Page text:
In God We Trust
by John Patrick Michael Murphy
"Class will now come to order. We're going to discuss the four words that have just been chiseled into the school house entrance. Does anyone have a thought about it? Let's examine the people of this country, and see if it is appropriate to tell you children that there is a god and you should trust him. Is such a slogan inclusive, pluralistic, non-elitist, and consistent with the American doctrine of separation of church and state? Are there citizens who have no god to trust, or citizens who have a god, but don't trust him? If so, then who is included in the pronoun 'We'?"
"Teacher, there are atheists who are citizens, and they deny that god(s) exist."
"You are correct, except that you just gave the Christian definition of atheism. Actually atheists simply say that there is no evidence that anything ever existed that was not part of the natural world. They say that in all the time that humans have investigated god(s), absolutely no credible, reliable, reasonable, or even plausible, evidence for a god has made itself known. What would you think about their putting up signs like 'No God To Trust'?"
"Aren't there agnostics too, who don't have god(s) to trust?"
"Yes indeed, they are much like the atheists, except that where atheists say, 'The evidence of god(s) is just not there,' the agnostics say, 'I don't know anything about the god(s), and based upon my investigation, neither do you.' Should agnostics be allowed their voice, and slogans like, 'No Evidence, No Trust'?"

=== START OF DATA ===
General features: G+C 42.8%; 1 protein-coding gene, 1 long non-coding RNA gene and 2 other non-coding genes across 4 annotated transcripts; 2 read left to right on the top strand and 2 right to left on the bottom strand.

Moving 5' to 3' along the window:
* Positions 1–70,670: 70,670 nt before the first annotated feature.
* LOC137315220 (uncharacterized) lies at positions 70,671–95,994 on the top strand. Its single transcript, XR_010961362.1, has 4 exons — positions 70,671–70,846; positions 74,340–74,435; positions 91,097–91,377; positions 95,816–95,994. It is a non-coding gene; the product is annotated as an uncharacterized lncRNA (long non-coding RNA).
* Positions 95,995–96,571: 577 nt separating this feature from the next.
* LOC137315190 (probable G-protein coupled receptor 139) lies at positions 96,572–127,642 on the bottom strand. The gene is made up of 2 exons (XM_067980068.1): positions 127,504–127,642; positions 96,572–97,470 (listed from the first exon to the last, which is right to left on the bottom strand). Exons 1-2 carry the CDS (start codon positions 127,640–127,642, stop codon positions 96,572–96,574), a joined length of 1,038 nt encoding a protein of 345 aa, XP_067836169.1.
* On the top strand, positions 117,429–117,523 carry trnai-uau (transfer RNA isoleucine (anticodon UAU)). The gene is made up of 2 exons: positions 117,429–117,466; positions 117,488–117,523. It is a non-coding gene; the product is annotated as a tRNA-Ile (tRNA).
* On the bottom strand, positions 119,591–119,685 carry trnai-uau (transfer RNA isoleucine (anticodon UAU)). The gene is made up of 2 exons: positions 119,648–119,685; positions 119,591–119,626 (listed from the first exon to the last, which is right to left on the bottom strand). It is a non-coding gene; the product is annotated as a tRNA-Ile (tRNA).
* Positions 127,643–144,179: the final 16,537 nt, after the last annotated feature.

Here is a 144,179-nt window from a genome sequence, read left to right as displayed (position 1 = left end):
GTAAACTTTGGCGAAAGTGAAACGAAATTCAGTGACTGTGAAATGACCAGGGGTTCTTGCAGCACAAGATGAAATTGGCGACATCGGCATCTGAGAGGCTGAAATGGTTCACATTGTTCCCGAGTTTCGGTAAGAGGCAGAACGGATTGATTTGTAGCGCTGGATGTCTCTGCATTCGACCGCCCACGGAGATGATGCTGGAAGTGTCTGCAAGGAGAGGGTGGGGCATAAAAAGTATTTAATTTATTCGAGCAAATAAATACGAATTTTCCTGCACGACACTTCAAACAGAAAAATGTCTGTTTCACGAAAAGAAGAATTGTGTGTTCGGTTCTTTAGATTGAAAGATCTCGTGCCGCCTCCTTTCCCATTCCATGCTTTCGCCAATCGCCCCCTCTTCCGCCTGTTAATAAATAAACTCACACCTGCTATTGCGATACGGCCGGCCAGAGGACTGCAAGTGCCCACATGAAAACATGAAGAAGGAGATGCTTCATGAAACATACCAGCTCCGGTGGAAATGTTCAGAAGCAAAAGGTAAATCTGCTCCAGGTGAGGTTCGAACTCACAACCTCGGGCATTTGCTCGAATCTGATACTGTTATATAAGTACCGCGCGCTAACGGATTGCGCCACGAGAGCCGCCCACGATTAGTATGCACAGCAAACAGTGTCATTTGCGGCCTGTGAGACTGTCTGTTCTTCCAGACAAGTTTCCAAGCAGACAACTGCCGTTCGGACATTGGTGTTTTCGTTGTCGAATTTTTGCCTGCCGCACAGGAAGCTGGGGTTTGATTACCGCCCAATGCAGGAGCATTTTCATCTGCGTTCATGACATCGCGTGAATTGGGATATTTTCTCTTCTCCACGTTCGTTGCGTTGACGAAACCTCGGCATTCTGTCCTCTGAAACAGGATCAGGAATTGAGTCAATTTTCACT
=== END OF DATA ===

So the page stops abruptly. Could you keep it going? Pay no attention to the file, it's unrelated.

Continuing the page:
"So class, in order to be an atheist or an agnostic, one must first investigate god(s), and then form a conclusion that all there is, is us, and our natural world. Now do you think it fair to have a religious slogan on a public building, much less a school which children of no faith are required to attend?"
"Now are there any Americans who believe in god(s), but don't trust them?"
"Teacher, are they the deists?"
"Precisely. They too, examine the concept of god(s), and form the conclusion that there must have been god(s) to have started this whole affair that we call the universe, but it doesn't help us a bit. Deists say, 'look around you - no god(s) that care about us would let happen, what happens'. Deists are always proud to remind us that our first presidents, together with Franklin, Paine, Allen, and a host of others, reached this conclusion. Should they be forced to support the idea that god(s) can be trusted when they believe just the opposite? What if the deists had great political power? Would it be fair to those who trust god(s) to be forced to support the deists putting up signs in public buildings like 'In God Don't Trust'?"
"Are there others, more groups of Americans who hold that the slogan 'In God We Trust' does not speak for them? Are there Americans who have a religion, but not god(s) to trust? No hands? I've stumped you. How about the Buddhists? They believe in no god(s). They believe in this world - that desire leads to misery, that nature will recycle them and finally free them from being reborn. If our school happened to be in Hawaii, over 60% of you would come from Buddhist families. You would be a member of a religion that has no god to trust. Should these folks be forced to support theism when they are adherents to atheism? If you were attending public school there, would you think it right to be forced to pass their slogan that said 'No God(s), Just Karma'?"
"So just who are the 'We' in the slogan 'In God We Trust'? Tomorrow we will discuss them and the various god(s) that they want us to trust."
What Do You Think?
"In God We Trust" is copyright © 2000 by John Patrick Michael Murphy.
The electronic version is copyright © 2000 Internet Infidels with the written permission of John Patrick Michael Murphy.